By Mark F. Kluger and William H. Healey
We recently got the following email from one of our loyal readers:
Dear Mark and Bill: I just heard that a new law in New Jersey is going to make us tell the truth to the Department of Labor about why we fire employees. What’s up with that? We’ve never done that. We just always say something like, “not a good fit” or “doesn’t dress well” if we don’t care about what happens, or we just ignore the Request for Separation Information if the employee did something really bad but we don’t’ want to get into a beef about Unemployment and have a hearing. Does this new law really make us have to respond to the DOL and tell the truth?
Bob from Accounting
Hey Bob, it’s been so long. Where the heck have you been? Anyway, yes, you are right there is a new law that becomes effective July 31, 2023 and changes the whole way in which New Jersey employers need to deal with claims for Unemployment Insurance benefits. In fact, employers will be obligated to submit termination information even if the employee does not apply for benefits. Yeah, you read that right….even if the employee doesn’t apply for benefits. So here’s how it works.
You know even before the new law, anytime an employee leaves, whether voluntarily or with your boot up their involuntarily, you must give them a Form BC-10 describing how they can apply for Unemployment Insurance (UI) benefits. In addition to continuing that process, the new law requires employers to submit electronically, to the Department of Labor, the BC-10, immediately and simultaneously with the separation. Any minute now, DOL is also supposed to provide employers with a new form to be used for explaining the reason for separation and that form must also be submitted to DOL immediately and simultaneously. As is typical, although employers must rush to submit these forms, the state hasn’t quite gotten around to publishing the new separation information form. They’ve only had since the law passed in November 2022, but who’s counting.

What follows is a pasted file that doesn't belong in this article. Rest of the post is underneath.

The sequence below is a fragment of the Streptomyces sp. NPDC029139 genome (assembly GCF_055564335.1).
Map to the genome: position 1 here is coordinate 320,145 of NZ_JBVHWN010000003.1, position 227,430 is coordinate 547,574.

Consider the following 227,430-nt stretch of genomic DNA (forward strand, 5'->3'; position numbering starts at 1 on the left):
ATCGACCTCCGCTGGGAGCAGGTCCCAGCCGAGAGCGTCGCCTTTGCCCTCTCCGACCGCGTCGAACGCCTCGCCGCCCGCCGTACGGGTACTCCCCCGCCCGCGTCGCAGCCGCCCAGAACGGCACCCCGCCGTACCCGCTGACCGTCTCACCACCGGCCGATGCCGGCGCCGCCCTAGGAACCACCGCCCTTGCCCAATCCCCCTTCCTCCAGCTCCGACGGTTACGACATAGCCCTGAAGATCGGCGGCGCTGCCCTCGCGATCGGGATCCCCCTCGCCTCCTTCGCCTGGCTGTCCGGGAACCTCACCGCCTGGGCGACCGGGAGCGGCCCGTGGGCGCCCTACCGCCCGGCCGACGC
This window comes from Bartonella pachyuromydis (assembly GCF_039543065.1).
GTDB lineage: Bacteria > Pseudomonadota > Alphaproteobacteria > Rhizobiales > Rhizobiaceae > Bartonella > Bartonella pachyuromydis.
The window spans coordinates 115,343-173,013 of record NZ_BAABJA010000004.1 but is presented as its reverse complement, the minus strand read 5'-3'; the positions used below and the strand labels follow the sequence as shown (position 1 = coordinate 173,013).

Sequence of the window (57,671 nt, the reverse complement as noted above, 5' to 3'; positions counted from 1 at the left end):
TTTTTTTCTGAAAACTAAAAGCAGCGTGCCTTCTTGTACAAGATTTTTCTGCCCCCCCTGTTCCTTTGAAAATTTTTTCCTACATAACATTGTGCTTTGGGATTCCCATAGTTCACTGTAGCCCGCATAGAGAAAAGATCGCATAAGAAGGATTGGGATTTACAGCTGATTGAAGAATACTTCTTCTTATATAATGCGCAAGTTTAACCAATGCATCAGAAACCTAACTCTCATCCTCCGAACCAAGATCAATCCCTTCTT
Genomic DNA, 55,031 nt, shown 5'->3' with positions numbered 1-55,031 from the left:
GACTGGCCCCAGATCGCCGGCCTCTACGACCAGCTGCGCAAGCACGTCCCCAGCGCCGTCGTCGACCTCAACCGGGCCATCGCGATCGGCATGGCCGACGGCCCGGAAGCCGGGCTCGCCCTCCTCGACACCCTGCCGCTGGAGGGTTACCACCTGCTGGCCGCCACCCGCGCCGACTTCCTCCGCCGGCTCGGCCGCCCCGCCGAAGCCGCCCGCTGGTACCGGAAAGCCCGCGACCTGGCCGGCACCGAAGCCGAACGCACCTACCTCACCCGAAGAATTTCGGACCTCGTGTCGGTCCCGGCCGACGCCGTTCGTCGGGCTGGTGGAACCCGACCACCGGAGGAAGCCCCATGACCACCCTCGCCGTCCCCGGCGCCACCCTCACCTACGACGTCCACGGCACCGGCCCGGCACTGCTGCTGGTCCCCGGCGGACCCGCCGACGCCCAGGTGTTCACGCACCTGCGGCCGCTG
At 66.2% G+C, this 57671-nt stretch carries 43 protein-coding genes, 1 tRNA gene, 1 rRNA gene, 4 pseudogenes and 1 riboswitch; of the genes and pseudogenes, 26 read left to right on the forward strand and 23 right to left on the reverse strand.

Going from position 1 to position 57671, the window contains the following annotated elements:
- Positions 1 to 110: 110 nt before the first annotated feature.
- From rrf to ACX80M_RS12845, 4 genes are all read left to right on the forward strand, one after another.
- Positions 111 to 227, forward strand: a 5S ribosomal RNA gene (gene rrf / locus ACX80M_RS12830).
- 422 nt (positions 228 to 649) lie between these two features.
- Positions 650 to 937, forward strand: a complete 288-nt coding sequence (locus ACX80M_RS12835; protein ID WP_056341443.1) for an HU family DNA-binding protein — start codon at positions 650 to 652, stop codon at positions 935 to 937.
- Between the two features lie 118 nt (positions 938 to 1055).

Here’s a new twist: the law also requires the DOL to give your former employees copies of the separation information that you write, and an opportunity to respond, before the initial determination. The law changes the deadlines for DOL too. After receipt of the BC-10 and the new form with separation information, DOL has 7 days to request additional separation information. The legislation now gives DOL 3 weeks, up from 2, to make initial determinations. What happened to immediately and simultaneously? Oh yeah that only applies to us.
Get this: your former employees will now have 21 days to appeal Unemployment benefit determinations while employers will have only 7 days to appeal. That seems fair, doesn’t it Bob?
Here’s what makes this law even more of a problem. You know how some employers just ignore the request for separation information because they know that if they tell the truth the former employee may fight back and/or get a lawyer (and you know how they over complicate everything). And that might lead to a hearing and maybe a lawsuit because the deadbeat former employee is being squeezed financially and hasn’t gotten around to looking for a new job. We of course would never advise our clients to ignore any such inquiry from a state agency, but now it can cost you big if you sit back and do nothing.
Failure to provide separation information will result in a fine of $500 or 25% of the amount the former employee should have received in benefits for each offense. And guess what? Every day that you fail to disclose the separation information is a separate offense. Yup, that means $500 a day folks. The law specifically says, each such false statement or representation or failure to disclose a material fact, and each day of such failure or refusal shall constitute a separate offense.
The way we see it Bob, this means no more ignoring the request for separation information. It also means that it will be risky using those wishy washy answers like “not a good fit” or “wore white after Labor Day” when you in fact caught him getting stoned at work (or wait, is that now legal too?). The reason is that you know if he’s denied Unemployment benefits, he’s going to sue claiming something.
So Bob, it looks like starting August 1, you are going to have to provide NJDOL with the whole truth and nothing but the truth immediately and simultaneously upon the separation of any employee for any reason—even if the separated employee doesn’t apply for benefits.
Good to hear from you again!